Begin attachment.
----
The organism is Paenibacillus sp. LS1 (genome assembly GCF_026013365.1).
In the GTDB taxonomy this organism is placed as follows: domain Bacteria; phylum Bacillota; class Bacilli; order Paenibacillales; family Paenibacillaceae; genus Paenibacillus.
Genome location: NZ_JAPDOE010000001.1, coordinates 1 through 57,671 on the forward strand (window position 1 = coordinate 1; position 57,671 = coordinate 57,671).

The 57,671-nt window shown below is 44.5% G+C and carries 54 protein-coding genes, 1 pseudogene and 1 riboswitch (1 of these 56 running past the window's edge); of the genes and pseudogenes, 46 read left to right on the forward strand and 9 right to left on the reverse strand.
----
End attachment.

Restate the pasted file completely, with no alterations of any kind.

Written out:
The organism is Paenibacillus sp. LS1 (genome assembly GCF_026013365.1).
In the GTDB taxonomy this organism is placed as follows: domain Bacteria; phylum Bacillota; class Bacilli; order Paenibacillales; family Paenibacillaceae; genus Paenibacillus.
Genome location: NZ_JAPDOE010000001.1, coordinates 1 through 57,671 on the forward strand (window position 1 = coordinate 1; position 57,671 = coordinate 57,671).

The 57,671-nt window shown below is 44.5% G+C and carries 54 protein-coding genes, 1 pseudogene and 1 riboswitch (1 of these 56 running past the window's edge); of the genes and pseudogenes, 46 read left to right on the forward strand and 9 right to left on the reverse strand.